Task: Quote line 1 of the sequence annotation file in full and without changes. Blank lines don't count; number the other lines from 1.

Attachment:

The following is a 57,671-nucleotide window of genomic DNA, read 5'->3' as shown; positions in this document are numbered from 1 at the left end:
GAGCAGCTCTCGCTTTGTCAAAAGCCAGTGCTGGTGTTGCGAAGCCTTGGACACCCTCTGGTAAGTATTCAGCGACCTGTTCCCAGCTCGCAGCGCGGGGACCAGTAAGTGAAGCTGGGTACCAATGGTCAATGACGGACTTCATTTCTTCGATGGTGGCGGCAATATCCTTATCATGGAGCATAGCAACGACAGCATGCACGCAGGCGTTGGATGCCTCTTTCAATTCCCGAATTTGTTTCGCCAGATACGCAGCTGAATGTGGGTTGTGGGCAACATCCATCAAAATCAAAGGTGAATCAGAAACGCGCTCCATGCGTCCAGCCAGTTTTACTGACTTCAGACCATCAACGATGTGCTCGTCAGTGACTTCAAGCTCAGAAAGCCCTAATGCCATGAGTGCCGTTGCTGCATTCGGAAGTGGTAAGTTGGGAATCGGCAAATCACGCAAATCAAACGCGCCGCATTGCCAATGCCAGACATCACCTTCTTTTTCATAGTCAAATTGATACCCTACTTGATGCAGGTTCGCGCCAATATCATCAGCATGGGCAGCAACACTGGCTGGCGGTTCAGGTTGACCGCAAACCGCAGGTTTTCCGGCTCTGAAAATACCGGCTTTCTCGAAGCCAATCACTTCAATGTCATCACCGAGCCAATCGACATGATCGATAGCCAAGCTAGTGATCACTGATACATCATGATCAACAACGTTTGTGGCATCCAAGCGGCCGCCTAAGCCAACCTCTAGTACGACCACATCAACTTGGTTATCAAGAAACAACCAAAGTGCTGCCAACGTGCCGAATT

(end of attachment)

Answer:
The following is a 57,671-nucleotide window of genomic DNA, read 5'->3' as shown; positions in this document are numbered from 1 at the left end: